Again, as once before, Paul reminded them, even in a passionate warning, that his power in the gospel was for edification and building up, not destruction and tearing down.
Whenever we judge as a church, we should remember that exclusion is for salvation (I Cor 5:5).
Here is great wisdom that Paul was providing a space of time to repent by writing this second letter.
13:11 Finally, brethren, farewell. Be perfect, be of good comfort, be of one mind, live in peace; and the God of love and peace shall be with you.
Perfect is not sinless perfection, but mature completeness in serving Christ without conscious error.
Take hope in the mercy and comfort of God and encourage one another in these very same things.
Unity is a blessed thing, which the saints of God are to endeavor to maintain (Eph 4:3; Ps 133:1).
Peace is the fruit of true righteousness, and the goal of the saints of God (Jas 3:17-18; I Thess 5:13).
There is great reward for those that do such things, for the God of love and peace will bless them.
13:12 Greet one another with an holy kiss.
As children of God and saints in His church, we realize “blood is thicker than blood,” in that the blood ties in Jesus Christ are stronger, deeper, and more precious than family. So warm physical expressions of affection and unity should be pleasant, not painful. And it should not surprise us that Peter refers to it as a kiss of charity (I Peter 5:14).
Personal and physical greetings are incompatible with envy, strife, bitterness, division, or enmity, which exalts physical affection as a protective tool against such things; and the apostle was always opposing these sins to magnify the unity and peace of the Spirit.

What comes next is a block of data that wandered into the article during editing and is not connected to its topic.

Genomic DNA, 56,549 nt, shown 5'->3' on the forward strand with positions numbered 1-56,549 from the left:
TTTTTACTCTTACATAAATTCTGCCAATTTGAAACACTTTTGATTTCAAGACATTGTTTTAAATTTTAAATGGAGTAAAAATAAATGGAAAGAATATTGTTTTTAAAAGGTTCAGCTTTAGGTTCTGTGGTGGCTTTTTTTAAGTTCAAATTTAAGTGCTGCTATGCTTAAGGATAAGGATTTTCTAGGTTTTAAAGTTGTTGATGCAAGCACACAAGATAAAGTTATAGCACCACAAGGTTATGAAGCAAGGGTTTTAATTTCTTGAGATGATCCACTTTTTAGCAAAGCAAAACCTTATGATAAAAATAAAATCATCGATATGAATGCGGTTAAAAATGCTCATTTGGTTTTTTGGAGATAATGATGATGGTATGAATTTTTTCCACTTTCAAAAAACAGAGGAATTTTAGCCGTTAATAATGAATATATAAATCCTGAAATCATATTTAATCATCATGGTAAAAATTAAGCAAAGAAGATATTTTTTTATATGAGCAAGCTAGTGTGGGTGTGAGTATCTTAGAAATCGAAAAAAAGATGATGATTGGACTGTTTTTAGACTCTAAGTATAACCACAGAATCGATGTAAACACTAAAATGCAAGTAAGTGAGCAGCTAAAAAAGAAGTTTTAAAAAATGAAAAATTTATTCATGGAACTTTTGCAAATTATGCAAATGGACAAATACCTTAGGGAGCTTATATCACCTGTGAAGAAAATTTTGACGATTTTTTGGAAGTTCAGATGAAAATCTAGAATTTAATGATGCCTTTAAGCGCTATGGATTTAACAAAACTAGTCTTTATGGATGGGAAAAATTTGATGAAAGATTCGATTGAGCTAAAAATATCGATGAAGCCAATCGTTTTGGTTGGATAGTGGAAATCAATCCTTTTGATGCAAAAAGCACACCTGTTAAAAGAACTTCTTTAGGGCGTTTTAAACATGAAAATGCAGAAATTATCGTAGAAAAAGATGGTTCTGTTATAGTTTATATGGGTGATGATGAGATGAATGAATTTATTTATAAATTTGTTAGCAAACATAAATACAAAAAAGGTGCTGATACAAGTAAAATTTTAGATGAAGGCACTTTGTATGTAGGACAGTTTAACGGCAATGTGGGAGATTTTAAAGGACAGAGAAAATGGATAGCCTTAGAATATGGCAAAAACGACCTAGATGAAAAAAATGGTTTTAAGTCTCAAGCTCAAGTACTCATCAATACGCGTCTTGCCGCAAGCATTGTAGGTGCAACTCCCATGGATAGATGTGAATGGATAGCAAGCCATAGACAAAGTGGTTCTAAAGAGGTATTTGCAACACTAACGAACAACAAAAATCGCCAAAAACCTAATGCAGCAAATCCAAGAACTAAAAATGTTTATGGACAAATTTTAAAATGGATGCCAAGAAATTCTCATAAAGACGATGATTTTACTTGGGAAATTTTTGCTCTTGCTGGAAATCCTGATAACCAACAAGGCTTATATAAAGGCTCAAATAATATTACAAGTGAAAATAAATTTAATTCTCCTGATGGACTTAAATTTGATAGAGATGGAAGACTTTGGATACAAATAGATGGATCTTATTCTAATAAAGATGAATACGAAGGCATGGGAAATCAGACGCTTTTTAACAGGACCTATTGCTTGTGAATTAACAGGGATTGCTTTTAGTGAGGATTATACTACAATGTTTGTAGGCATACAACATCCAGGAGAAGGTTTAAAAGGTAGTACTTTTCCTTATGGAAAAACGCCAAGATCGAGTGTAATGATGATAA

We hug relatives, close friends, and others in moments of great affection or appreciation; but kissing is quite rare in our society other than for romantic or family purposes.
We find all the kissing exhortations among his salutations, not among the rules of brotherly love (Romans 16:16; I Cor 16:20; II Cor 13:12; I Thess 5:26; I Peter 5:14).
And they are so positioned in his salutations to likely be little more than the “xox” we put at the end of some personal letters with words like, “Give everyone a hug for me.”
Kissing was part of salutations in the New Testament (Mark 14:44), but such salutations were not universal, especially such personal and intimate ones (Luke 7:44-46; Gal 2:9).
We find little difference here from their practice of washing feet, which was done in their culture for the dry and dusty climate and lack of socks and enclosed shoes. And there is further similarity with the anointing of oil, which was also a kindness due to climate that was shown sometimes but not always (Luke 7:46).
Jesus told the disciples to wash one another’s feet (John 13:12-17), but we know this merely illustrated humility and service; the churches did not practice such a rite, or Paul would not have used it as a unique mark of exceptional widows (I Tim 5:10). It is amazing to hear the proponents of feet washing argue adamantly for the one while rejecting the other out of hand, though it has even more Scriptural foundation.
Jesus understood there was no need for feet washing with closed shoes (John 13:10).